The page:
I have to say that there are few women celebrities of the diesel era that can get my heart racing as Josephine Baker can. Known to the French as "La Baker" to me the nickname "Black Pearl," which was used in some English speaking nations, may be the most descriptive for she was indeed as beautiful and rare as any pearl one will ever find.
Josephine Baker started life as Freda Josephine McDonald born on June 3, 1906 in St. Louis, Missouri. While her father was officially listed as Eddie Carson, who was a Vaudeville drummer, there are questions concerning who her father actually was. Her mother was working for a German family as a maid at the time she became pregnant and Josephine's foster son, Jean-Claude Baker, in a biography wrote that, though Josephine’s mother stuck to the story that her father was Carson, Josephine always believed that her father was white.
Baker’s childhood was extremely hard. At eight years old while working as a servant her employer, a white woman, burned her hands because she used too much soap in the wash. Later, when she was 12 she ran away to live on the streets in cardboard boxes and eating from garbage cans.
Her luck changed when at 15 she was discovered for her street-dancing and was signed up by the St. Louis Chorus Vaudeville. From there she moved to New York where she performed at the Plantation Club as well as others. Her talent and reputation quickly grew as she became known as the "the highest-paid chorus girl in vaudeville."
In 1925, Baker traveled to France where she opened at the Théâtre des Champs-Élysées in Paris. Her erotic dance style and near nudity catapulted her to stardom. After touring Europe she returned to France and became the star of the Folies Bergères. It was there that she performed her famous Danse sauvage in which she wore a costume with a skirt of artificial bananas.
As her fame quickly grew to mega-stardom she became close to famous individuals such as Christian Dior, Pablo Picasso and F. Scott Fitzgerald. Ernest Hemingway called her, "the most sensational woman anyone ever saw." She made several movies and recorded several successful songs. Briefly she returned to the States and appeared in the Ziegfeld Follies but never received acclaim in America. In fact, she was ridiculed in the American press such as by The New York Times, which called her a "Negro wench." In 1937 she returned to France, married a Frenchman named Jean Lion, and became a French citizen. Later, in 1947 she married French orchestra leader Jo Bouillon.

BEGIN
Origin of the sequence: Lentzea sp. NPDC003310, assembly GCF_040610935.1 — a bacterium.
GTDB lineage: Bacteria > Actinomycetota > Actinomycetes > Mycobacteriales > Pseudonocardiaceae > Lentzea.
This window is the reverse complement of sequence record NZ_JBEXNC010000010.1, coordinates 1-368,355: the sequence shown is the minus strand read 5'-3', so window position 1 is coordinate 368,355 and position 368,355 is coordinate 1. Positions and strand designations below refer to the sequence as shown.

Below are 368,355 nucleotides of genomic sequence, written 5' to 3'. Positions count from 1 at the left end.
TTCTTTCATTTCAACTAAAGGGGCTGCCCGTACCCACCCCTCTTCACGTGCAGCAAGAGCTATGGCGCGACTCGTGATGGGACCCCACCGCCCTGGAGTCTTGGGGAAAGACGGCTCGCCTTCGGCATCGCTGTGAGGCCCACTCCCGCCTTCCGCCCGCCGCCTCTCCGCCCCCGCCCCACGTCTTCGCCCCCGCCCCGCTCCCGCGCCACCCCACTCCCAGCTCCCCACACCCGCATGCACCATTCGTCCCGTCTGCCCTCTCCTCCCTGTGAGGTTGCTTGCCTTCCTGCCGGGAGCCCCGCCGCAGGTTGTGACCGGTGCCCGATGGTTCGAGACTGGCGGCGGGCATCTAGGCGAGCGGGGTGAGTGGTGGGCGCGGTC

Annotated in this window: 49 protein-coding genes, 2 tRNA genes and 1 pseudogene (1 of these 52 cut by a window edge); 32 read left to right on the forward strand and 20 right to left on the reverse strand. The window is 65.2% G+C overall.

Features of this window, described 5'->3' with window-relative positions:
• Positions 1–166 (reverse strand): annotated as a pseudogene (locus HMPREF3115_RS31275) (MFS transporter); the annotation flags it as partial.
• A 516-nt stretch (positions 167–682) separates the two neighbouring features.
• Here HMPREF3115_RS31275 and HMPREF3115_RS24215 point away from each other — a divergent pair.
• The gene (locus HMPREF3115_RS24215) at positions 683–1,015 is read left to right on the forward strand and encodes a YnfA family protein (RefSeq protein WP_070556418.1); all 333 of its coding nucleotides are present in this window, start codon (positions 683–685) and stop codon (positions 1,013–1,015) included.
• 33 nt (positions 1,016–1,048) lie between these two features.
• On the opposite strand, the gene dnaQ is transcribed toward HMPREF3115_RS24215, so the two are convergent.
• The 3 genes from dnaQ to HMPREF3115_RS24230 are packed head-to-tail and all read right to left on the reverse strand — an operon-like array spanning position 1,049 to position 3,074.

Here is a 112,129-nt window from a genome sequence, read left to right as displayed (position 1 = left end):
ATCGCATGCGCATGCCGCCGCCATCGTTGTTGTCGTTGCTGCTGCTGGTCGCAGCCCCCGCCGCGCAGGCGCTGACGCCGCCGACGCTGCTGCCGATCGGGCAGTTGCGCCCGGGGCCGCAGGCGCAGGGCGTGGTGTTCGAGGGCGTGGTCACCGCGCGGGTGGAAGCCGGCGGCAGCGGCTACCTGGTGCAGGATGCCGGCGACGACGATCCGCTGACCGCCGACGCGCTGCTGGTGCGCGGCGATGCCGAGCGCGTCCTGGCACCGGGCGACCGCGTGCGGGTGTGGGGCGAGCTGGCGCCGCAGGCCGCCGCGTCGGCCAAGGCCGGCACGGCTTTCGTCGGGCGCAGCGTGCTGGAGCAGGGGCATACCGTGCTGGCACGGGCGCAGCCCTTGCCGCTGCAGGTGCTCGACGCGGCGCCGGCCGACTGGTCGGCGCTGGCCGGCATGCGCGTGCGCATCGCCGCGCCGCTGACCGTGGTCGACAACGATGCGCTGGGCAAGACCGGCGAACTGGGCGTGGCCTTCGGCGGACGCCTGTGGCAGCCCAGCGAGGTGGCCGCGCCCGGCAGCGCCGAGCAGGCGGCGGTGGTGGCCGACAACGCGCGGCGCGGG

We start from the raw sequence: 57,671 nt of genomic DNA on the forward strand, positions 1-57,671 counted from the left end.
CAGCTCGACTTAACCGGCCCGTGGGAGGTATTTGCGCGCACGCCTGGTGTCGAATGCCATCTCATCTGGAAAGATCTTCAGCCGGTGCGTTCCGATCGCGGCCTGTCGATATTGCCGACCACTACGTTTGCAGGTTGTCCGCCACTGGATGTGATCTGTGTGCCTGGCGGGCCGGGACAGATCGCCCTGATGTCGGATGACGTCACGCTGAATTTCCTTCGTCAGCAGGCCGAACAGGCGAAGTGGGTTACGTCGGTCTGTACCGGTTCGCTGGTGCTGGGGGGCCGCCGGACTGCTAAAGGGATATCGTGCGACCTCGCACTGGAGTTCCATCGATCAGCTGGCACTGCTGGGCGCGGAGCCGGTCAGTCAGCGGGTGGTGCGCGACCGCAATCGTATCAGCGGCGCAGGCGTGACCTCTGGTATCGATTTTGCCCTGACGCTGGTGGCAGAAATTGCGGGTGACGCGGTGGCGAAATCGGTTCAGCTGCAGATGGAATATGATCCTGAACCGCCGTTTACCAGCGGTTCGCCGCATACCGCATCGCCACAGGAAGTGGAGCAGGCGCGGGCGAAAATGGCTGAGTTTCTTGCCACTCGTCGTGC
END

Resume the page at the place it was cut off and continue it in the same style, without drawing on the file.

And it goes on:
Upon success Baker showed a love for the good life and living how she saw fit. According to the Josephine Baker Official site she loved to spend her money on jewelry and clothes in addition to all kinds of exotic pets, which included a chimpanzee, a leopard, a snake, a pig, a parrot, a goat, three cats and seven dogs. This love for enjoying life and independence included her personal relationships. In his biography of her, Jean-Claude Baker stated that she was bisexual and had several female lovers while she was single as well as married.
Baker’s fame was such that during the Nazi occupation of France, even though she was black and her husband was Jewish, she was able to continue to perform and interacted with Axis officers and government officials. What the Nazis didn’t know was that she was working as a spy for the French Resistance by passing on information that she picked up in her interactions with the Nazis. In addition, as she traveled to neutral countries she assisted the Resistance by transporting secrets written in invisible ink. Baker was also successful in helping individuals fleeing the Nazis to obtain papers allowing them to escape France during the occupation. At the end of World War II the French military awarded her the Croix de guerre.
In the years after the war Baker became active in the American Civil Rights movement. Baker was the only woman to speak at the March on Washington in 1963. She stood before the crowd wearing her Free French uniform and her medal of the Légion d'honneur. After the assassination of Dr. Martin Luther King she was asked by Coretta Scott King to take over leadership in the American Civil Rights movement but she declined. Baker continued to fight for racial equality until her death on April 12, 1975.